Patterson defends U.S. women’s javelin title

Skyview grad wins it on first throw



EUGENE — When Kara Patterson saw she was up first in the javelin competition, she went for an instant impact.

“I wanted to put a mark out there that was hard for other people to chase,” Patterson said. “I’m happy I did that.”

The first throw of the day turned out to be winner for Patterson as she claimed her fourth straight national title at the USA Outdoor Track & Field Championships on Saturday afternoon at Hayward Field. The Skyview High School graduate had the best three throws of the competition starting with her winning mark of 194-feet, 8-inches.

“I’m happy to get four in a row, it is definitely something I was thinking about coming in,” said Patterson, who started her streak in the 2008 Olympic Trials at Hayward Field. “This was important to me, I always want to win USAs.”

Patterson also threw 184-5 on her third attempt and 190-11 on her fourth in addition to three fouls. Runner-up Rachel Yurkovich threw 180-2 while Alicia DeShasier placed third at 177-2 and Avione Allgood was fourth at 176-8.

Patterson was watched closely by her training partner, Mike Hazle, who won the men’s javelin on Friday.

“I felt like it was close to what I wanted,” Patterson said. “I agreed with what my training partner, Mike, who said that I was close all day. I especially think that fourth throw could have gone real far, but there are things I need to work on.”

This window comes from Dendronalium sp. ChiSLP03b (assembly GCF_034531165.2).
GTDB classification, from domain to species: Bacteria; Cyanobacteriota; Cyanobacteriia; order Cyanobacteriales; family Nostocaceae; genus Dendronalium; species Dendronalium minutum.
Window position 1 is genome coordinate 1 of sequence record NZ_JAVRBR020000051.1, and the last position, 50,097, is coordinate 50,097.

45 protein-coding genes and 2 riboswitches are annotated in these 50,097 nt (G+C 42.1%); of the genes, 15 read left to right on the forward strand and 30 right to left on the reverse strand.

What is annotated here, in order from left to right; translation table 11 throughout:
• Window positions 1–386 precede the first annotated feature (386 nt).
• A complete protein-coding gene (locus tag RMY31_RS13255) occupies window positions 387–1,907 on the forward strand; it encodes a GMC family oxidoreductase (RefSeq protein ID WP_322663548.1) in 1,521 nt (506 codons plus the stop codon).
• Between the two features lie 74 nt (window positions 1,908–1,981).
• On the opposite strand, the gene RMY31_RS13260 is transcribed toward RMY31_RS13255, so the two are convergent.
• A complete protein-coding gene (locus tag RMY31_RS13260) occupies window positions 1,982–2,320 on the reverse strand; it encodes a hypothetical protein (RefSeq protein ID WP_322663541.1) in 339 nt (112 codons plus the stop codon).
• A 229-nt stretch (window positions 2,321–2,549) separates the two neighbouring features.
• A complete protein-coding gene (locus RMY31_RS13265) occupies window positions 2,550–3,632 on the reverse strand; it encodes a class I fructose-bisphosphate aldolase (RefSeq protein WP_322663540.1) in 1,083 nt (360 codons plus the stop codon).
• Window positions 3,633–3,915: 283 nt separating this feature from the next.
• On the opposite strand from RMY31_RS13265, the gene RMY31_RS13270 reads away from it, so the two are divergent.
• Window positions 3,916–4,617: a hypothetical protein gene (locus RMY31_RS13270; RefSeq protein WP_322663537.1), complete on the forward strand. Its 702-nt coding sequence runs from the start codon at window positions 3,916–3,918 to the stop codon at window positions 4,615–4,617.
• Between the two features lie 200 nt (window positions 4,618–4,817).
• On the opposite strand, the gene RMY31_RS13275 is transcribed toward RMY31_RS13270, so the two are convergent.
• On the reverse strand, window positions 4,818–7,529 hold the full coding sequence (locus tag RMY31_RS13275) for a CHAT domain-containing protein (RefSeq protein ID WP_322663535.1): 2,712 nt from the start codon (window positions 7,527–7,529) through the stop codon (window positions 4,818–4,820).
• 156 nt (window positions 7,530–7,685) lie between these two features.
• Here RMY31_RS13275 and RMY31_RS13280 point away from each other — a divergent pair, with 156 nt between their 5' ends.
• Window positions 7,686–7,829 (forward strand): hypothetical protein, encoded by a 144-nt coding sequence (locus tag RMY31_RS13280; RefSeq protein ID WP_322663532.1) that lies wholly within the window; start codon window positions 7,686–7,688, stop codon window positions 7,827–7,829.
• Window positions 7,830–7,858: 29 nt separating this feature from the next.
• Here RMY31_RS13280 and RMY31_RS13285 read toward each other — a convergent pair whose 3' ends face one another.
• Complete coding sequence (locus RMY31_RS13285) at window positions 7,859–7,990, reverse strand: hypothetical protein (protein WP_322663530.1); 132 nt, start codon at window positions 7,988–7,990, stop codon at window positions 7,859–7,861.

Patterson said the quick start was not her usual form.

“Last year my last throws tended to be the best, so to come out on the first throw was a challenge, but a challenge I needed to start the fire early,” Patterson said.

It certainly got the attention of the other 14 throwers right away.

“You just have to play your own game and not worry about what other people are doing,” Yurkovich said. “She threw 59 meters, which is more than I have thrown, but I have no doubt I can throw that far.”

Patterson said she has made some adjustments throughout the season.

“I am being a bit more aggressive because I have been thinking too much in competition,” Patterson said. “I wanted to come out and lay it all on the line. My coach said in practice this week that people are trying to take something away from me. I said ‘Oh my gosh, you’re right. I don’t want them to do that.’ It was a nice jump-start to the attitude I needed to bring to this competition.”

Patterson, who holds the American record at 218-9, knows her winning mark won’t intimidate the field at the World Championships in South Korea later this summer.

“It definitely needs to be a farther throw to get in other peoples’ heads on the world scene, but I have done that and I am prepared to do that again,” Patterson said. “My training has been awesome this year.”